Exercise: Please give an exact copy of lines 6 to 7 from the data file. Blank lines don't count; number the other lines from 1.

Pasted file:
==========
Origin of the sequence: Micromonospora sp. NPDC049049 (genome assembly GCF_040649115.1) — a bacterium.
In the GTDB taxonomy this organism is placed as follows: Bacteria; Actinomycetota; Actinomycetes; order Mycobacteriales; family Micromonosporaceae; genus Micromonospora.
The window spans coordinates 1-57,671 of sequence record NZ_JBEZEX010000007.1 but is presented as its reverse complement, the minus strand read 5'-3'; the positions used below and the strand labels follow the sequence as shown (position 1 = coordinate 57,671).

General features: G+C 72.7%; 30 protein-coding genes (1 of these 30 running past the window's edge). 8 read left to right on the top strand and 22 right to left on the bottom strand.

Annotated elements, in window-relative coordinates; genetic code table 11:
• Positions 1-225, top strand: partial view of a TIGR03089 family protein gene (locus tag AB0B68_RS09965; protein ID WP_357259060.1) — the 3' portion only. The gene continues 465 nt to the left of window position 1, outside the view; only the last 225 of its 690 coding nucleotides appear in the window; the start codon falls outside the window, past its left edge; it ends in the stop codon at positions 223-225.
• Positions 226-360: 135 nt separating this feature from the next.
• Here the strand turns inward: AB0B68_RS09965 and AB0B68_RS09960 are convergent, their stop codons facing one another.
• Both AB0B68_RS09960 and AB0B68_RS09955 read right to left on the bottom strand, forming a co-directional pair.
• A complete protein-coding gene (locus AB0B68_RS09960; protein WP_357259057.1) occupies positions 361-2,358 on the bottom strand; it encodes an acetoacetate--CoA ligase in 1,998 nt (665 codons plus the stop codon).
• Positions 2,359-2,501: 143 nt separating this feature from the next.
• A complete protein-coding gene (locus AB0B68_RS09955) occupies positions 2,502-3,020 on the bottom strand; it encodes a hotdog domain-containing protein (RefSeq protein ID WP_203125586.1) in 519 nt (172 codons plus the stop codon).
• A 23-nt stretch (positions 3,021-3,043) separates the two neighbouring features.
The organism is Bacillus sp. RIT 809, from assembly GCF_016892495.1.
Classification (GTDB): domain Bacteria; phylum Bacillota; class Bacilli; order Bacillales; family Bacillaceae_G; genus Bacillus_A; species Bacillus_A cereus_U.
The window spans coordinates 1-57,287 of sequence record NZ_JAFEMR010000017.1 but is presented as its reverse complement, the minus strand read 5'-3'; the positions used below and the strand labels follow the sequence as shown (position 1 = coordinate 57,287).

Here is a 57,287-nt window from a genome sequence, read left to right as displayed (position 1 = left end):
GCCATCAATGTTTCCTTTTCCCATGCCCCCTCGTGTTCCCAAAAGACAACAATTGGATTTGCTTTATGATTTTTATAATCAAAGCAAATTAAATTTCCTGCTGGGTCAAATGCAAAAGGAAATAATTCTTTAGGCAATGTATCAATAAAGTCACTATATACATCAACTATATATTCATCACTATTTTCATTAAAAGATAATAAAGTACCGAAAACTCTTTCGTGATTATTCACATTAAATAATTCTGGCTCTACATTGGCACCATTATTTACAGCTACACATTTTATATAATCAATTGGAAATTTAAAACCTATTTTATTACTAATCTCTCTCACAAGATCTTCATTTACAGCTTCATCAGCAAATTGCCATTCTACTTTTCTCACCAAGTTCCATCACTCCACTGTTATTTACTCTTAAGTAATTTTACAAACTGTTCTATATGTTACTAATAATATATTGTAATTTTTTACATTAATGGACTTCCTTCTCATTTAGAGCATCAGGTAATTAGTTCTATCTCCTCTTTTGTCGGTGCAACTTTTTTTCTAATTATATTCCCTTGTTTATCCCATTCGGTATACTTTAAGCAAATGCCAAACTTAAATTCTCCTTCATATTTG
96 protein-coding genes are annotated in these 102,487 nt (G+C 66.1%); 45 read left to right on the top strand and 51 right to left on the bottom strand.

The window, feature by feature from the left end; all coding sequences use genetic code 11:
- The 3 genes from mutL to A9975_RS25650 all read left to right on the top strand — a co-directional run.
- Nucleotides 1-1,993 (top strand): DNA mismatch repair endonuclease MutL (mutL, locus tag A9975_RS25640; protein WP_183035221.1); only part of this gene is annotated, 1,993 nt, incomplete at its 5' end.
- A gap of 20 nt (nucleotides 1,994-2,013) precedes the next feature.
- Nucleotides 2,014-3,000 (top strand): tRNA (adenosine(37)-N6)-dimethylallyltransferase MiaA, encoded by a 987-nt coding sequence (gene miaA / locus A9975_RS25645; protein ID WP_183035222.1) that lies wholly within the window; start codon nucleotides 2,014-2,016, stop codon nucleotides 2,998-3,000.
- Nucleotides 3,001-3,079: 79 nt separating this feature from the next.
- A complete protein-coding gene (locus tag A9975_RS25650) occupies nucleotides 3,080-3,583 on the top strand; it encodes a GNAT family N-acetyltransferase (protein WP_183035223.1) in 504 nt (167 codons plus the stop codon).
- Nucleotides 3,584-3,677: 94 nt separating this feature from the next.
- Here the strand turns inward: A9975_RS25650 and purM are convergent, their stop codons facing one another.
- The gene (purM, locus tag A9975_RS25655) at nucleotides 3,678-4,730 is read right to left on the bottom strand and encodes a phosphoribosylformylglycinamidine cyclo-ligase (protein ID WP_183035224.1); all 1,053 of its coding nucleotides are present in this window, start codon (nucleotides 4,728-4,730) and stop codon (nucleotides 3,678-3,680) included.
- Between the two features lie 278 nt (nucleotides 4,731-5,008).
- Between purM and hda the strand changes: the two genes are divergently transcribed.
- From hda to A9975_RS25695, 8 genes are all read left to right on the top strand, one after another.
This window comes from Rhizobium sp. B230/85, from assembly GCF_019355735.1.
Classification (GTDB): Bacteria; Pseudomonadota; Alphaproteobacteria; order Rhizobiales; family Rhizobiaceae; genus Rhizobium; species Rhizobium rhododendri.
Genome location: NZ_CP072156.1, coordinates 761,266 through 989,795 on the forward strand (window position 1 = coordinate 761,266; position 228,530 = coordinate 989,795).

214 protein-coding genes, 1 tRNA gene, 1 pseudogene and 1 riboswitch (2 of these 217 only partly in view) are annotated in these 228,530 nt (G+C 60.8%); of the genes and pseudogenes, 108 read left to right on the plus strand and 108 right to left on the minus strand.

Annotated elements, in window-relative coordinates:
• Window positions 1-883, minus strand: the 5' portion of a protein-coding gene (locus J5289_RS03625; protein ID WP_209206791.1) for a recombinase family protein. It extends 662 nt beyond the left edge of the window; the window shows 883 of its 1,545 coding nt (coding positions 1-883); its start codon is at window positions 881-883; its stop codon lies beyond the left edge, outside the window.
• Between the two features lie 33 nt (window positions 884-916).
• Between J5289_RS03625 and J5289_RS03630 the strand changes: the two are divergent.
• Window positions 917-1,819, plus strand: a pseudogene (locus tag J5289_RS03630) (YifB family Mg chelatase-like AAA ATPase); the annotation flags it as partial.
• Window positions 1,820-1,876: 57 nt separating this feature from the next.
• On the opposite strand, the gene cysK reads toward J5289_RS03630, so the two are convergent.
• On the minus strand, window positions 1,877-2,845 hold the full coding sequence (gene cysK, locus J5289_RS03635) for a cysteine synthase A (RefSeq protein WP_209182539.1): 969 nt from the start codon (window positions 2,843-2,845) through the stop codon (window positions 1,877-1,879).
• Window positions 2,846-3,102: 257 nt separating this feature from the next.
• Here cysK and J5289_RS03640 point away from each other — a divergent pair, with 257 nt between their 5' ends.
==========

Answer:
• Positions 1-225, top strand: partial view of a TIGR03089 family protein gene (locus tag AB0B68_RS09965; protein ID WP_357259060.1) — the 3' portion only. The gene continues 465 nt to the left of window position 1, outside the view; only the last 225 of its 690 coding nucleotides appear in the window; the start codon falls outside the window, past its left edge; it ends in the stop codon at positions 223-225.
• Positions 226-360: 135 nt separating this feature from the next.